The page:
Avelar and her two sisters Laura and Silvia were granted a rare deferred action from U.S. Customs and Immigration Enforcement (ICE) authorities, the agency confirmed Wednesday.
The sisters' case rose to prominence Monday when the sisters told their story publicly in front of LDS Temple Square in Salt Lake City. The three, all Mormon, said they were hoping for a miracle to stave off the final order of deportation set for June 15.
Utah Republican Party Central Committee member Laura Warburton read about their story in The Salt Lake Tribune and forwarded it to Attorney General Mark Shurtleff, asking if there was anything he could do on their behalf.
Shurtleff decided he would write a personal email to ICE Director John Morton something he said he has never done before.
"I didn't know if this was too late in the game," Shurtleff said. "I wanted to be clear to John that this wasn't something I was going to be calling on every day. I was careful to say I didn't expect anything and apologized if this was out of order but maybe he could do something."
When asked if Shurtleff's action spurred the review, ICE spokeswoman Virginia Kice acknowledged the correspondence between the attorney general and Morton but said the review was a re-evaluation of the case, "not [based] on other factors."
She said the deferred action was good for one year.
"At the end of that time frame, ICE will re-evaluate their cases to determine appropriate next steps," Kice said.
At the end of the year, each of the sisters will have to obtain a new deferred action order.
Silvia Avelar said the sisters' attorney was still attempting to iron out the details with ICE officials.
But the 26-year-old said she also felt some relief that the June 15 deportation deadline was withdrawn.
"I don't have to worry about what I'm going to do with my kids take them to Mexico or not," she said.
Their story in the United States began in 1993, when they arrived in Utah on tourist visas as 13-, 10- and 8-year-old girls. But they overstayed their visas. Silvia Avelar said her parents were duped by an unscrupulous lawyer who never filed the proper paperwork.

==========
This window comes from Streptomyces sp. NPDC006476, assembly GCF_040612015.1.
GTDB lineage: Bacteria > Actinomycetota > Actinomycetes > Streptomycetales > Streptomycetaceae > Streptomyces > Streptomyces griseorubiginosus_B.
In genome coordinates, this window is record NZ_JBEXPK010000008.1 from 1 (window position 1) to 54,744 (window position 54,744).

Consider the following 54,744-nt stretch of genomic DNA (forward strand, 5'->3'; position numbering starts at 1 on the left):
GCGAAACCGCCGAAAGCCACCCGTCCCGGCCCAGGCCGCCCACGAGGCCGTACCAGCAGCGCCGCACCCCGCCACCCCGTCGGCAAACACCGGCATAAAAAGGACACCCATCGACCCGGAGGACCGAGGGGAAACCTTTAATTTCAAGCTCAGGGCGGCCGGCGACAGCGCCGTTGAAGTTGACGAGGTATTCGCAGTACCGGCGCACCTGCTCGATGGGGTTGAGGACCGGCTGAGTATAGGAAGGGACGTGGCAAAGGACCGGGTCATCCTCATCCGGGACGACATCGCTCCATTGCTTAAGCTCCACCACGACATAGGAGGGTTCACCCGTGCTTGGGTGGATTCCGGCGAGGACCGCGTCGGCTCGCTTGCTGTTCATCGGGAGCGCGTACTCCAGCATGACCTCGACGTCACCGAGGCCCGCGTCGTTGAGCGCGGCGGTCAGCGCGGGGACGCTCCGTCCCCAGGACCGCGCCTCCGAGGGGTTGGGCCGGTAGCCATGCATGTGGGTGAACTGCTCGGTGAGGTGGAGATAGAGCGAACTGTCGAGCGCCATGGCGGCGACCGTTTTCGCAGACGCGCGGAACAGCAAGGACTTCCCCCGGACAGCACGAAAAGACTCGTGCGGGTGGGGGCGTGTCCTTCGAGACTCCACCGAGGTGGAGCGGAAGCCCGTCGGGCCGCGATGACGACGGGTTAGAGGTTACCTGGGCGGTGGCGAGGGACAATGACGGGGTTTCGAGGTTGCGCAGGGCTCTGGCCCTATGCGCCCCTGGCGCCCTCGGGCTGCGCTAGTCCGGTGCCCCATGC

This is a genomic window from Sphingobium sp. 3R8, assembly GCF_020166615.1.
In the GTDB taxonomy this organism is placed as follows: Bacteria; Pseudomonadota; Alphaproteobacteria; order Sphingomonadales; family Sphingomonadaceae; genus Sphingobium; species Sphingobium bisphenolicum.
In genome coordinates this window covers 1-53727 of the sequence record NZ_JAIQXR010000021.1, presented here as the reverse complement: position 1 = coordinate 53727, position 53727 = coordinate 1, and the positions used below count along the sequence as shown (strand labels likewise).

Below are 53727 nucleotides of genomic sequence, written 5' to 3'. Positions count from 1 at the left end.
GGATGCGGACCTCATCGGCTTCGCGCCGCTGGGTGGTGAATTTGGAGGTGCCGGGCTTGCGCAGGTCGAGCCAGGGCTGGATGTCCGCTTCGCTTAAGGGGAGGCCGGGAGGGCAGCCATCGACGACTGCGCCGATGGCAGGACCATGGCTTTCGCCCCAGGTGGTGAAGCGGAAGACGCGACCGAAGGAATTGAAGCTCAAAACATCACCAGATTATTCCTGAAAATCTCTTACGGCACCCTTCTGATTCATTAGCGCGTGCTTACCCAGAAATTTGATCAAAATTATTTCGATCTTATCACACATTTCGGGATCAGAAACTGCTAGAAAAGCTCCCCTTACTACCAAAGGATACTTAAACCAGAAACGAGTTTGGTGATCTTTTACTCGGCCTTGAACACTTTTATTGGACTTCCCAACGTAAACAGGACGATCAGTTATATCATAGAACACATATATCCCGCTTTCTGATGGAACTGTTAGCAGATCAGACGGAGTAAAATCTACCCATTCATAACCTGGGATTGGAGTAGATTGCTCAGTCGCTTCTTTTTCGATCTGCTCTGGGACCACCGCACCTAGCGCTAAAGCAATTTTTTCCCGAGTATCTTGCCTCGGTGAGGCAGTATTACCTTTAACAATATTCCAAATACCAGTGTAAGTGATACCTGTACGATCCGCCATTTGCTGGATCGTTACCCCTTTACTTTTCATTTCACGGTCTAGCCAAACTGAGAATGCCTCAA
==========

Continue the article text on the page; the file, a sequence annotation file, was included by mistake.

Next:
Dan Kowalski, an immigration lawyer, said fixing immigration status wasn't a complicated process at that time.
But after the Illegal Immigration Reform and Responsibility Act was signed in 1996, everything changed dramatically and adjusting legal status became difficult.
The sisters said they didn't know much about the problematic paperwork because they were children then. So they just continued to live in Utah, eventually graduating from high school, getting married and starting families.
But in December, ICE agents raided their homes and eventually deported their parents to Mexico. The sisters were told they would be next. They were told they wouldn't get a hearing in immigration court and were instead told to check in June 13 to make final arrangements to return to Mexico.
Now the sisters said they feel relief.
Barbara Avelar said her 10-year-old daughter was told last week she had made a local soccer team and was excited to know that she'll be able to play out the season.
Silvia Avelar's son turned 2 years old Wednesday and said the family could now celebrate without deportation hanging over their heads.
"We'll have a barbecue," Silvia Avelar said.
Kowalski said the deferred action for the sisters was slightly different than a stay of removal because it allows the sisters to work legally in the United States. However, just like a stay of removal, Kowalski said ICE can revoke their deferred action status at any time.
Because the sisters hadn't gotten it confirmed from their lawyer, they tried to be guarded in their optimism. But they also were starting to look ahead.
"My parents tried to do the right thing, and we were paying the consequences anyway," Silvia Avelar said. "I just thank God we have more time."